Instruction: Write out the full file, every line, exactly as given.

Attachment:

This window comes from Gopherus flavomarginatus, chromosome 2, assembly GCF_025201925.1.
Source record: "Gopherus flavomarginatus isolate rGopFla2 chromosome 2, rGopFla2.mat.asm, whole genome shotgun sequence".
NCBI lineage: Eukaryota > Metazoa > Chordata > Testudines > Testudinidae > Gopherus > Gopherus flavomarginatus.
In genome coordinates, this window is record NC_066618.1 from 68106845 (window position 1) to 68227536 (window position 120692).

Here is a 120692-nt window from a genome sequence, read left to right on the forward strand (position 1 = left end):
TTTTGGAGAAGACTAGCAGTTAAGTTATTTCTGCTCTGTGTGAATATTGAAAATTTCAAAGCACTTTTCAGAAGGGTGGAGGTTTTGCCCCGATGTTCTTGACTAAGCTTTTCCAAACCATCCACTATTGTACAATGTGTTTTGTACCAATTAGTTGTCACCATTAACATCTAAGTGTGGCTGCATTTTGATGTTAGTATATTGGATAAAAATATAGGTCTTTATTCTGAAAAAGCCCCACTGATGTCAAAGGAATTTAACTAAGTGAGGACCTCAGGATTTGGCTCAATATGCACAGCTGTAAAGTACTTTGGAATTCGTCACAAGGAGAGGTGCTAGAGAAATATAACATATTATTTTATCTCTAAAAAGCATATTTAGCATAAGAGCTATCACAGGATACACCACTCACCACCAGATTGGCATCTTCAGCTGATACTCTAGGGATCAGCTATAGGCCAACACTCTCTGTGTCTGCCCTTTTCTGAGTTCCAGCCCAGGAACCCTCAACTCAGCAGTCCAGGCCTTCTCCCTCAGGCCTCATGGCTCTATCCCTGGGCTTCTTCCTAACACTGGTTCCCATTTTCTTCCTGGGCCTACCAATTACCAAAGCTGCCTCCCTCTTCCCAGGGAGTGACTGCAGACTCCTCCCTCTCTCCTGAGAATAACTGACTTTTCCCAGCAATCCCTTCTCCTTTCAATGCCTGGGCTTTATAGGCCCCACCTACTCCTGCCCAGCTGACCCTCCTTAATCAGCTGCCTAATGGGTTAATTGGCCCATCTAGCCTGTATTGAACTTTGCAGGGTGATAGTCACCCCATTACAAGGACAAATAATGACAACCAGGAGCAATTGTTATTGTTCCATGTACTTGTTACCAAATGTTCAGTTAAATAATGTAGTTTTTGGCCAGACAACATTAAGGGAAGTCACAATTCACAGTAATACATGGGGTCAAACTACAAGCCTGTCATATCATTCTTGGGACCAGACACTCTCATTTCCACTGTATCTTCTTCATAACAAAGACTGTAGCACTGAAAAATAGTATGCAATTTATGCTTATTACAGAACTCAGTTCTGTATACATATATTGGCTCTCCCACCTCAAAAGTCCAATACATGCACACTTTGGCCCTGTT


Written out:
This window comes from Gopherus flavomarginatus, chromosome 2, assembly GCF_025201925.1.
Source record: "Gopherus flavomarginatus isolate rGopFla2 chromosome 2, rGopFla2.mat.asm, whole genome shotgun sequence".
NCBI lineage: Eukaryota > Metazoa > Chordata > Testudines > Testudinidae > Gopherus > Gopherus flavomarginatus.
In genome coordinates, this window is record NC_066618.1 from 68106845 (window position 1) to 68227536 (window position 120692).

Here is a 120692-nt window from a genome sequence, read left to right on the forward strand (position 1 = left end):
TTTTGGAGAAGACTAGCAGTTAAGTTATTTCTGCTCTGTGTGAATATTGAAAATTTCAAAGCACTTTTCAGAAGGGTGGAGGTTTTGCCCCGATGTTCTTGACTAAGCTTTTCCAAACCATCCACTATTGTACAATGTGTTTTGTACCAATTAGTTGTCACCATTAACATCTAAGTGTGGCTGCATTTTGATGTTAGTATATTGGATAAAAATATAGGTCTTTATTCTGAAAAAGCCCCACTGATGTCAAAGGAATTTAACTAAGTGAGGACCTCAGGATTTGGCTCAATATGCACAGCTGTAAAGTACTTTGGAATTCGTCACAAGGAGAGGTGCTAGAGAAATATAACATATTATTTTATCTCTAAAAAGCATATTTAGCATAAGAGCTATCACAGGATACACCACTCACCACCAGATTGGCATCTTCAGCTGATACTCTAGGGATCAGCTATAGGCCAACACTCTCTGTGTCTGCCCTTTTCTGAGTTCCAGCCCAGGAACCCTCAACTCAGCAGTCCAGGCCTTCTCCCTCAGGCCTCATGGCTCTATCCCTGGGCTTCTTCCTAACACTGGTTCCCATTTTCTTCCTGGGCCTACCAATTACCAAAGCTGCCTCCCTCTTCCCAGGGAGTGACTGCAGACTCCTCCCTCTCTCCTGAGAATAACTGACTTTTCCCAGCAATCCCTTCTCCTTTCAATGCCTGGGCTTTATAGGCCCCACCTACTCCTGCCCAGCTGACCCTCCTTAATCAGCTGCCTAATGGGTTAATTGGCCCATCTAGCCTGTATTGAACTTTGCAGGGTGATAGTCACCCCATTACAAGGACAAATAATGACAACCAGGAGCAATTGTTATTGTTCCATGTACTTGTTACCAAATGTTCAGTTAAATAATGTAGTTTTTGGCCAGACAACATTAAGGGAAGTCACAATTCACAGTAATACATGGGGTCAAACTACAAGCCTGTCATATCATTCTTGGGACCAGACACTCTCATTTCCACTGTATCTTCTTCATAACAAAGACTGTAGCACTGAAAAATAGTATGCAATTTATGCTTATTACAGAACTCAGTTCTGTATACATATATTGGCTCTCCCACCTCAAAAGTCCAATACATGCACACTTTGGCCCTGTT